SoundOut launches OnBrand to revolutionise marketing music

soundout_onbrand

SoundOut, the global sonic testing firm, has launched a revolutionary AI-powered music search and testing SaaS platform named OnBrand.

It enables marketers to build certainty into every music choice for campaigns, the company said. 

OnBrand by SoundOut

OnBrand is powered by AI algorithms that predict the granular emotional impact of music, trained on feedback from half a million people.

OnBrand enables marketers to search across any number of music catalogues to identify campaign music that is both on-brand and campaign appropriate, using a combination of over 200 brand attributes, plus self-defined brand personality and brand archetypes. 

In this way, OnBrand delivers greater certainty of immediate impact and sustained ROI from their campaigns, by reducing subjectivity and risk from music selection.

First adopters

Global companies Unilever, Global Radio, and Scholz & Friends – part of the WPP Network – are among the first users of the OnBrand platform.

Stephanie Bau, Global Assistant Brand Manager at Unilever, said: “With the growth of social media platforms like TikTok, sound has become the ultimate tool in a marketer’s arsenal. 

“Choosing the right sound for our future campaigns has never been more important and this technology will enable brands to amplify their personality and have greater certainty of ROI from campaigns during these economically challenging times.”

Julian Krohn, Director Music & Audio, Scholz & Friends (WPP), said: “From an agency perspective, OnBrand is a uniquely powerful tool that will enable us to add significant value to our clients’ campaigns. 

“Ensuring that music is both brand and campaign appropriate has never been easier –  and OnBrand can only increase their return on marketing investment. We’re looking forward to working closely with the tool!”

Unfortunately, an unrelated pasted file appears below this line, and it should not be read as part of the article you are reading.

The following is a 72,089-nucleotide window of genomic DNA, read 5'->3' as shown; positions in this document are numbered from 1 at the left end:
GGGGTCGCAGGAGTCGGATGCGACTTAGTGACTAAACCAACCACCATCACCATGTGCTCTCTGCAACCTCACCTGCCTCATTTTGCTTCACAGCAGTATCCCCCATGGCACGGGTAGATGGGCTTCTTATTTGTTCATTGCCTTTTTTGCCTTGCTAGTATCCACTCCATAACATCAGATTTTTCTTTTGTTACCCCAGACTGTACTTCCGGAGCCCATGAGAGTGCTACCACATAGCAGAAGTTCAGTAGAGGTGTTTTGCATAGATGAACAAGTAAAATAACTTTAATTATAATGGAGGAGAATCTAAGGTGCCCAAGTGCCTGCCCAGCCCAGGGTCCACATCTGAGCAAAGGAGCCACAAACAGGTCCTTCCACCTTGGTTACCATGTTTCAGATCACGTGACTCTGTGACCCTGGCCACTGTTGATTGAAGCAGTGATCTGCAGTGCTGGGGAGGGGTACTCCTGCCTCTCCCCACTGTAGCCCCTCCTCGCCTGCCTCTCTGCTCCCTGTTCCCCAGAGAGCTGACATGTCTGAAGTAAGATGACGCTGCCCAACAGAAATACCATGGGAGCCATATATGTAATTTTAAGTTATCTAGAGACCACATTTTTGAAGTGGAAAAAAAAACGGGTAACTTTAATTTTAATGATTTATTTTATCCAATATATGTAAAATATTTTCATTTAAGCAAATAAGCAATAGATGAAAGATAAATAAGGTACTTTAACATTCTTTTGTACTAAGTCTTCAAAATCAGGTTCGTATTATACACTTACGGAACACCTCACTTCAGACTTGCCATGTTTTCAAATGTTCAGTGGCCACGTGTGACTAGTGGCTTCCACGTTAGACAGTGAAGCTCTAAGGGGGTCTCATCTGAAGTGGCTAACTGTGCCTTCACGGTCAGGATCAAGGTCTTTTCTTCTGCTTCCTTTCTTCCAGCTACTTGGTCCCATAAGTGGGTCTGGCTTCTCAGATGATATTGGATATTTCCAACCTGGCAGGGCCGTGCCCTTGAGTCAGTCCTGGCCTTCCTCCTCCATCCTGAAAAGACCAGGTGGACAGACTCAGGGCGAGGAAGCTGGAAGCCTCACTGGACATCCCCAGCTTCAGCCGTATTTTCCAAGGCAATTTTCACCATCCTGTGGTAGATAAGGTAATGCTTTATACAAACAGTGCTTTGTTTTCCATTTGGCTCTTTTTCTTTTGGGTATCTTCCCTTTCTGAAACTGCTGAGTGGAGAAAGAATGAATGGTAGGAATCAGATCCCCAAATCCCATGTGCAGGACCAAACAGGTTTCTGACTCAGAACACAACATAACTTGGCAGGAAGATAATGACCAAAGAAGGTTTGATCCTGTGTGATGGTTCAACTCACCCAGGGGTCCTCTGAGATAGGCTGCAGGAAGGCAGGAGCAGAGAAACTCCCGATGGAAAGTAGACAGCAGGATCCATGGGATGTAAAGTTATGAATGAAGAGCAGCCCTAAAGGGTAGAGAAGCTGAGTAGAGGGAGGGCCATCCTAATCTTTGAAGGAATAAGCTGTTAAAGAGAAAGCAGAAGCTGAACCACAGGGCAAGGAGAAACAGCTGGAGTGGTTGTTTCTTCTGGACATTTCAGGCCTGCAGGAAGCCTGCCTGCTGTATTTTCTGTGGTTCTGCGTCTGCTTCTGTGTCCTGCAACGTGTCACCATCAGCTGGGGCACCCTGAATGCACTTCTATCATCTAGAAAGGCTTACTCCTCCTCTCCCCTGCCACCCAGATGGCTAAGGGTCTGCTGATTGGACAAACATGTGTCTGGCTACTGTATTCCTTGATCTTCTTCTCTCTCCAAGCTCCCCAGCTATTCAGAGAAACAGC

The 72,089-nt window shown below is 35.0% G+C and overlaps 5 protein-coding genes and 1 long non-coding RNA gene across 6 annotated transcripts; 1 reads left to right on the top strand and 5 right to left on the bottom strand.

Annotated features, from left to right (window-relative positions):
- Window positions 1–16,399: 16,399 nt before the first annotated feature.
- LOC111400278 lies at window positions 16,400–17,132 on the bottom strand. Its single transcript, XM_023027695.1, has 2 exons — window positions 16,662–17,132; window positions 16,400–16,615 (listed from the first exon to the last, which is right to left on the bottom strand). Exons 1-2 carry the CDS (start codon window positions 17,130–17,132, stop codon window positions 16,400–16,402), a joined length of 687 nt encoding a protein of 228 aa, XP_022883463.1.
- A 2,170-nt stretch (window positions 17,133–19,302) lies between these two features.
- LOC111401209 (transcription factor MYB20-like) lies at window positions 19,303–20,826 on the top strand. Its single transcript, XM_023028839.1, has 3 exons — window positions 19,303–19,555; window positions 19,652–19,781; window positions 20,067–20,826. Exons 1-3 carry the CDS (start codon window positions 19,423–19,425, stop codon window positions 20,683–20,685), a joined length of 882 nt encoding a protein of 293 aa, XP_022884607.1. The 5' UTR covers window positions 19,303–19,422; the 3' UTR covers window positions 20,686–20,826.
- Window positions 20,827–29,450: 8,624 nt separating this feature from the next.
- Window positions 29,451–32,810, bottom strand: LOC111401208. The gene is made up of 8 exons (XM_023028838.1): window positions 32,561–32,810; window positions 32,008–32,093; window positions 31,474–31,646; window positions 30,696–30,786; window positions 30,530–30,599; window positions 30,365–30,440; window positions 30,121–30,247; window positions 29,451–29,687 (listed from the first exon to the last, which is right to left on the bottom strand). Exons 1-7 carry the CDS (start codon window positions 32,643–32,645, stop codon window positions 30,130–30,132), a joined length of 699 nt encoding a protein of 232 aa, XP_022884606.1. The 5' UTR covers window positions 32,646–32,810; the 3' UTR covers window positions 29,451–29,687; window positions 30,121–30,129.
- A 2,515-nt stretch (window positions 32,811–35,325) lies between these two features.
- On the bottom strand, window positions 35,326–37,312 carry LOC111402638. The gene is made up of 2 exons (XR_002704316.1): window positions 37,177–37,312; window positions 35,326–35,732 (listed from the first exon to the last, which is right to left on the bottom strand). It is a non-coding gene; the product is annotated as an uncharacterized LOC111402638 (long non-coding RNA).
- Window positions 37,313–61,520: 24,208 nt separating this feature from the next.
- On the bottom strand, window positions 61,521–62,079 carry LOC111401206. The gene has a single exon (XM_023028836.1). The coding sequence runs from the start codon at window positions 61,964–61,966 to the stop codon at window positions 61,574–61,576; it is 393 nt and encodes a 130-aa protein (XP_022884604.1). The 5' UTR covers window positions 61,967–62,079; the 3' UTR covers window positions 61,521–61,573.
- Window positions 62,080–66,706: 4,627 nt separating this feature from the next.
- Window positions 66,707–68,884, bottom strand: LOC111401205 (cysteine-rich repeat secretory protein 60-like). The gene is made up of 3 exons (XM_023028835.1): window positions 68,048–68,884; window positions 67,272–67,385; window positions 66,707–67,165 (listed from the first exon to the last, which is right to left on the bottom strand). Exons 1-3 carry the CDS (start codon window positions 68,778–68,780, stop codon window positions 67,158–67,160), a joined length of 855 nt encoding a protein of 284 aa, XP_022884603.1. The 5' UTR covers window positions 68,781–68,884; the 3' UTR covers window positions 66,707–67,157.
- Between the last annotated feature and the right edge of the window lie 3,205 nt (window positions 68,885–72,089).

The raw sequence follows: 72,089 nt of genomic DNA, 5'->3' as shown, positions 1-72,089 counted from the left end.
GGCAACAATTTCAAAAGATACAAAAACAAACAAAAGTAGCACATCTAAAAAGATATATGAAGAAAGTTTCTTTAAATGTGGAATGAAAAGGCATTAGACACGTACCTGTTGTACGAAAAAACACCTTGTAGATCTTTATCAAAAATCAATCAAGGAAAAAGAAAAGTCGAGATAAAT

Powered by a unique double-stacked AI layer of algorithms trained entirely on human derived data, OnBrand first automatically tags music with up to 500 separate attributes thanks to a partnership with Cyanite, a world-leading AI music tagging company. 

Then it uses a further AI layer to map these tags to SoundOut’s emotional DNA map of music, created with the input of over 500,000 consumer surveys and over 12 million datapoints.

Jo McCrostie, Creative Director at Global Radio, Europe’s largest commercial radio group, said: “OnBrand represents a truly seismic revolution in how companies find brand appropriate music for commercial use.

“The lack of objectivity in music choices has, for too long, held back appropriate music investment in audio marketing such as radio.

“I have seen for myself the reaction of brands to the new platform, and it looks set to be transformational for the industry.”

OnBrand can automatically rate any track against over 200 emotional attributes in a fraction of the time taken by people. 

It enables catalogues of millions of tracks to be emotionally indexed in under 24 hours with over 95% precision compared to human indexation.

David Courtier-Dutton, CEO of SoundOut, said: “Until now, choosing music for marketing has been a largely subjective exercise, with little in the way of objective metrics to confirm brand fit and emotional resonance.

“At a stroke, OnBrand introduces an objective, hugely scalable solution for brands worldwide. It enables data-informed music choices and provides robust cost/benefit analysis for any commercial music investment.

“OnBrand is not only totally brand-centric but it speaks brand language; enabling brands to enhance campaign performance whilst simultaneously strengthening their emotional bonds with consumers.”

Markus Schwarzer, CEO of Cyanite, said: “AI music tagging technology has advanced significantly over the past few years and has now been adopted by many of the world’s leading music and entertainment companies.

“The additional AI brand centric layer that OnBrand delivers truly democratises catalogue search for brands, enabling them to find the perfect track for any campaign using brand language rather than musical attributes.”